The conversation surrounding loot boxes in video games typically come off with a negative connotation as the idea usually stretches towards pay-to-win microtransactions that give the players more of an edge when playing online. Looking this past year, we already have witnessed government trying to push for legal action against the lucrative business practice by labeling it as gambling since you’re unsure what you pay for until after making the transaction.
Now conversation of officially banning loot boxes as a whole has surfaced just this week as the U.S. Senate could potentially exterminate loot boxes from games being sold to individuals under 18 years old. Senator Josh Hawley (R-MO) revealed to the Senate a bill that would restrict loot boxes from being in titles available to minors, ultimately banning the practice from being in the final product.
The Missouri-represented Senator labelling the proposed legislation as the Protecting Children from Abusive Games Act, in short PCAGA.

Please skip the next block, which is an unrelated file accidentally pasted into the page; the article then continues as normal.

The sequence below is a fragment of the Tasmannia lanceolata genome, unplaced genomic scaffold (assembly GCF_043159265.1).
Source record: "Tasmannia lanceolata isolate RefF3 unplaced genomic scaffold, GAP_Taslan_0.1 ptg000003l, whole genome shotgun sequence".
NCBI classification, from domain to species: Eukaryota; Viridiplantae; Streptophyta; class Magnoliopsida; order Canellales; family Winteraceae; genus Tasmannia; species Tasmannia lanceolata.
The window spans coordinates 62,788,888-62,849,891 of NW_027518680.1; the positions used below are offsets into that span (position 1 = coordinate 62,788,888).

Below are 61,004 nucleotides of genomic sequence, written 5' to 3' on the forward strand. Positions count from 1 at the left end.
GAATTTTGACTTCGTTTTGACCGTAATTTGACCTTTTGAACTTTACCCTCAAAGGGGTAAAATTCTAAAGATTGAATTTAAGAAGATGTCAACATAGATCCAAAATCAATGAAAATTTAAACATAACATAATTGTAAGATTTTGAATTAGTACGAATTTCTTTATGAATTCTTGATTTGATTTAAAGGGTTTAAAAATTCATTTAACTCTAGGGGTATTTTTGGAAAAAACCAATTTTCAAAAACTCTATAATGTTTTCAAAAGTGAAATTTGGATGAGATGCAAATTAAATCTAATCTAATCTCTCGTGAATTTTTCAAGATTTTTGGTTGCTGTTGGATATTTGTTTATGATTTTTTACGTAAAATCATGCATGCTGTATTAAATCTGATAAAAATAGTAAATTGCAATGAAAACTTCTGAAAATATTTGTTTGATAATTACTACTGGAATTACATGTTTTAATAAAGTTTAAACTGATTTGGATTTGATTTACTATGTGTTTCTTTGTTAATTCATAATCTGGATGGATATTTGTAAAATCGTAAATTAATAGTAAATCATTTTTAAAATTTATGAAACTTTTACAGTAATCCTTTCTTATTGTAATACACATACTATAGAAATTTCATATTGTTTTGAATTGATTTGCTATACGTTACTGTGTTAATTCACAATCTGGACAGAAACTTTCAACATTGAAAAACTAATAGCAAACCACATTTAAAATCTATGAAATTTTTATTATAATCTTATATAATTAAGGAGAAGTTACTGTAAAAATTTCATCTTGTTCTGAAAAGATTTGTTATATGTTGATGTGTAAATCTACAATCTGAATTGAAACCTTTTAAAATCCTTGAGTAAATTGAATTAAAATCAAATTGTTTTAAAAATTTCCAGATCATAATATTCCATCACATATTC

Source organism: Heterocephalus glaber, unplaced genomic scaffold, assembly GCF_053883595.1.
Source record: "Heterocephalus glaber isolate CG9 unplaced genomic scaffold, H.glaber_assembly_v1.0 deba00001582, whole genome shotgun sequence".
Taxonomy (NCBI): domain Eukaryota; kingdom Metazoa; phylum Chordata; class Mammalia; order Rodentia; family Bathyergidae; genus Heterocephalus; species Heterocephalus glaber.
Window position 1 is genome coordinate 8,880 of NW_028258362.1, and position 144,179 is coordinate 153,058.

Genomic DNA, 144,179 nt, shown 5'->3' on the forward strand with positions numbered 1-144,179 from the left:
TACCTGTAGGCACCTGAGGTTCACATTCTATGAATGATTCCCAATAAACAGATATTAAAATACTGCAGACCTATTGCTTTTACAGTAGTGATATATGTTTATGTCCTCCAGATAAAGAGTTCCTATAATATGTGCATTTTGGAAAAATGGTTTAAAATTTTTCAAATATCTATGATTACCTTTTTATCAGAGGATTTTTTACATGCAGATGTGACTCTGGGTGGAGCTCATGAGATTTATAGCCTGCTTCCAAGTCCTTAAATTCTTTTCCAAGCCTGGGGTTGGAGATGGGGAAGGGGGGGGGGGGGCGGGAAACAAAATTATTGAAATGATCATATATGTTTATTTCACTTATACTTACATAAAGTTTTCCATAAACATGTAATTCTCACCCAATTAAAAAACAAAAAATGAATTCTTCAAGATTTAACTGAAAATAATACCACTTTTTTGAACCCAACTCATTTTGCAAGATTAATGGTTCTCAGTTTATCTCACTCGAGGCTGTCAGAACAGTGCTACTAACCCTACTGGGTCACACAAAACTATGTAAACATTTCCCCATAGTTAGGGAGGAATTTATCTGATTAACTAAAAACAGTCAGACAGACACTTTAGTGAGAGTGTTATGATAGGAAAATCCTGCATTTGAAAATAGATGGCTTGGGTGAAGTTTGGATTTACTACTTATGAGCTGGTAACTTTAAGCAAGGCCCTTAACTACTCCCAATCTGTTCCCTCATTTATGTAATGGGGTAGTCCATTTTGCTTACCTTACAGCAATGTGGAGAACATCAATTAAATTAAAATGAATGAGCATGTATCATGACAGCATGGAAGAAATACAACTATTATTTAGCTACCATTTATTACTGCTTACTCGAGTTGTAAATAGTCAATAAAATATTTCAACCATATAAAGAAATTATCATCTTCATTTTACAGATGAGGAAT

Hawley stating that the intentions of the PCAGA is to prevent children from being exposed to these type of “manipulative” payment features that video game titles typically possess in this current industry climate. Explaining that this not only will affect randomized loot boxes, but “pay-to-win” microtransactions will be affected if the proposed bill goes into effect.
Though how welcoming the idea of removing loot boxes from the market is, it is unsure to what extent Hawley is pushing for the removal of them. Particularly emphasizing on the ban towards games that can be sold to those defined by law as a minor, does this only mean up to M and AO rated titles? Only applying to E, E10, & T rated games? That has yet to be clarified by Senator Hawley.
Though the bill is in public eye, PCAGA has yet to properly be presented to the U.S. Senate, so the true purpose for the forthcoming bill will be revealed in the coming days this week.
Previously, ESRB announced that all titles that offer any type of microtransactions will be respectably labeled to hold the business practice. This meaning any downloadable content varying from pay-to-win items, loot boxes, cosmetics, and even expansions.